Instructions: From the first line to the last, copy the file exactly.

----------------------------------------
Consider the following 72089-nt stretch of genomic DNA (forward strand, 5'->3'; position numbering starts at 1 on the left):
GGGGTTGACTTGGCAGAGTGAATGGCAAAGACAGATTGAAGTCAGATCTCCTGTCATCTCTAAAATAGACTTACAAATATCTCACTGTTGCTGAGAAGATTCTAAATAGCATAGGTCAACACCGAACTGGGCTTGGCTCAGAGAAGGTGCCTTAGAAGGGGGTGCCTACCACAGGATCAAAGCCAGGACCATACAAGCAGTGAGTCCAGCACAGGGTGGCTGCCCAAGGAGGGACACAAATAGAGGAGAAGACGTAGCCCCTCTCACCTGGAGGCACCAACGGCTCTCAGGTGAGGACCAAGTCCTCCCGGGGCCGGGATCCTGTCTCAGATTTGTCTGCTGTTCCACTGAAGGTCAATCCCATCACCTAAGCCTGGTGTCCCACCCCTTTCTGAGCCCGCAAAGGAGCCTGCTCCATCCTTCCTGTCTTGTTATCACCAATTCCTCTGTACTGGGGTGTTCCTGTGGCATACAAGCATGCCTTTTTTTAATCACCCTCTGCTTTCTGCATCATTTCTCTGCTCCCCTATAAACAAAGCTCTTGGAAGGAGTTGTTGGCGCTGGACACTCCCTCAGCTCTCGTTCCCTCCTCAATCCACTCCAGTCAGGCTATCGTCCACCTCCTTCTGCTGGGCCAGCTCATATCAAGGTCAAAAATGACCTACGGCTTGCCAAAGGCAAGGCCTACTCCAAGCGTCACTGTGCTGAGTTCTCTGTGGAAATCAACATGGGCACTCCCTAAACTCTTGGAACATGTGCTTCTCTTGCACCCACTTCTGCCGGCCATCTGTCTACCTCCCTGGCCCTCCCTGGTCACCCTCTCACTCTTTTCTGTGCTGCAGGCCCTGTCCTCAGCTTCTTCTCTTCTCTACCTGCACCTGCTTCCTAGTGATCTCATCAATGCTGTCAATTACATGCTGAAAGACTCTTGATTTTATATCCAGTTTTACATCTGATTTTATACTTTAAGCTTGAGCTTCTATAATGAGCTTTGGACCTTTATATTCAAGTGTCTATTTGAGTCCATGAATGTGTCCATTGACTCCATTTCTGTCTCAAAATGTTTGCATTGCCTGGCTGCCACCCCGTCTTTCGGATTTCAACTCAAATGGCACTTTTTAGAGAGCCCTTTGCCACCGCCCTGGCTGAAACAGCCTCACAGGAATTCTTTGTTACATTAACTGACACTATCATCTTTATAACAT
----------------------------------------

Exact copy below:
Consider the following 72089-nt stretch of genomic DNA (forward strand, 5'->3'; position numbering starts at 1 on the left):
GGGGTTGACTTGGCAGAGTGAATGGCAAAGACAGATTGAAGTCAGATCTCCTGTCATCTCTAAAATAGACTTACAAATATCTCACTGTTGCTGAGAAGATTCTAAATAGCATAGGTCAACACCGAACTGGGCTTGGCTCAGAGAAGGTGCCTTAGAAGGGGGTGCCTACCACAGGATCAAAGCCAGGACCATACAAGCAGTGAGTCCAGCACAGGGTGGCTGCCCAAGGAGGGACACAAATAGAGGAGAAGACGTAGCCCCTCTCACCTGGAGGCACCAACGGCTCTCAGGTGAGGACCAAGTCCTCCCGGGGCCGGGATCCTGTCTCAGATTTGTCTGCTGTTCCACTGAAGGTCAATCCCATCACCTAAGCCTGGTGTCCCACCCCTTTCTGAGCCCGCAAAGGAGCCTGCTCCATCCTTCCTGTCTTGTTATCACCAATTCCTCTGTACTGGGGTGTTCCTGTGGCATACAAGCATGCCTTTTTTTAATCACCCTCTGCTTTCTGCATCATTTCTCTGCTCCCCTATAAACAAAGCTCTTGGAAGGAGTTGTTGGCGCTGGACACTCCCTCAGCTCTCGTTCCCTCCTCAATCCACTCCAGTCAGGCTATCGTCCACCTCCTTCTGCTGGGCCAGCTCATATCAAGGTCAAAAATGACCTACGGCTTGCCAAAGGCAAGGCCTACTCCAAGCGTCACTGTGCTGAGTTCTCTGTGGAAATCAACATGGGCACTCCCTAAACTCTTGGAACATGTGCTTCTCTTGCACCCACTTCTGCCGGCCATCTGTCTACCTCCCTGGCCCTCCCTGGTCACCCTCTCACTCTTTTCTGTGCTGCAGGCCCTGTCCTCAGCTTCTTCTCTTCTCTACCTGCACCTGCTTCCTAGTGATCTCATCAATGCTGTCAATTACATGCTGAAAGACTCTTGATTTTATATCCAGTTTTACATCTGATTTTATACTTTAAGCTTGAGCTTCTATAATGAGCTTTGGACCTTTATATTCAAGTGTCTATTTGAGTCCATGAATGTGTCCATTGACTCCATTTCTGTCTCAAAATGTTTGCATTGCCTGGCTGCCACCCCGTCTTTCGGATTTCAACTCAAATGGCACTTTTTAGAGAGCCCTTTGCCACCGCCCTGGCTGAAACAGCCTCACAGGAATTCTTTGTTACATTAACTGACACTATCATCTTTATAACAT